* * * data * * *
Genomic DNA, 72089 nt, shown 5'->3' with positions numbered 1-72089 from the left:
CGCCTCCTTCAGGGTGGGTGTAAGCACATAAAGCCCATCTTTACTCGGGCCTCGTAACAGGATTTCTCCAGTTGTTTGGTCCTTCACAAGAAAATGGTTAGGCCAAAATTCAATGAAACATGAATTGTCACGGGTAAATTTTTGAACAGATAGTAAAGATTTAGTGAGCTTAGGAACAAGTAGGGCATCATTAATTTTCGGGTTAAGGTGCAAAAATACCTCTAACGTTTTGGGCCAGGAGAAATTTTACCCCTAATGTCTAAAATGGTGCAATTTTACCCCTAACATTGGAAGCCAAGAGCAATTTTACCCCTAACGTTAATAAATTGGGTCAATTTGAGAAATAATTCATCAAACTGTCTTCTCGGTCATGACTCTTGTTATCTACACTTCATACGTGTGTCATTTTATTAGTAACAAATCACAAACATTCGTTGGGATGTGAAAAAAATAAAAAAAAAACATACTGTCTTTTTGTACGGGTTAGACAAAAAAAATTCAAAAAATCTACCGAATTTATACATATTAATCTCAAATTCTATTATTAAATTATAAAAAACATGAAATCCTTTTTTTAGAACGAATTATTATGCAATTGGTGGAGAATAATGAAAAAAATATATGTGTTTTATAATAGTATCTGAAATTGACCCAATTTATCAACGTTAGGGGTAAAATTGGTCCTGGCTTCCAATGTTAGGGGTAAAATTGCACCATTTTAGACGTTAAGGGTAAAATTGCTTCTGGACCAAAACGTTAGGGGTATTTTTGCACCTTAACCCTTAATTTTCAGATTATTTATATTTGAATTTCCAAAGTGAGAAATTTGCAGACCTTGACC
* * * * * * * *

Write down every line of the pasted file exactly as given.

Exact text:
Genomic DNA, 72089 nt, shown 5'->3' with positions numbered 1-72089 from the left:
CGCCTCCTTCAGGGTGGGTGTAAGCACATAAAGCCCATCTTTACTCGGGCCTCGTAACAGGATTTCTCCAGTTGTTTGGTCCTTCACAAGAAAATGGTTAGGCCAAAATTCAATGAAACATGAATTGTCACGGGTAAATTTTTGAACAGATAGTAAAGATTTAGTGAGCTTAGGAACAAGTAGGGCATCATTAATTTTCGGGTTAAGGTGCAAAAATACCTCTAACGTTTTGGGCCAGGAGAAATTTTACCCCTAATGTCTAAAATGGTGCAATTTTACCCCTAACATTGGAAGCCAAGAGCAATTTTACCCCTAACGTTAATAAATTGGGTCAATTTGAGAAATAATTCATCAAACTGTCTTCTCGGTCATGACTCTTGTTATCTACACTTCATACGTGTGTCATTTTATTAGTAACAAATCACAAACATTCGTTGGGATGTGAAAAAAATAAAAAAAAAACATACTGTCTTTTTGTACGGGTTAGACAAAAAAAATTCAAAAAATCTACCGAATTTATACATATTAATCTCAAATTCTATTATTAAATTATAAAAAACATGAAATCCTTTTTTTAGAACGAATTATTATGCAATTGGTGGAGAATAATGAAAAAAATATATGTGTTTTATAATAGTATCTGAAATTGACCCAATTTATCAACGTTAGGGGTAAAATTGGTCCTGGCTTCCAATGTTAGGGGTAAAATTGCACCATTTTAGACGTTAAGGGTAAAATTGCTTCTGGACCAAAACGTTAGGGGTATTTTTGCACCTTAACCCTTAATTTTCAGATTATTTATATTTGAATTTCCAAAGTGAGAAATTTGCAGACCTTGACC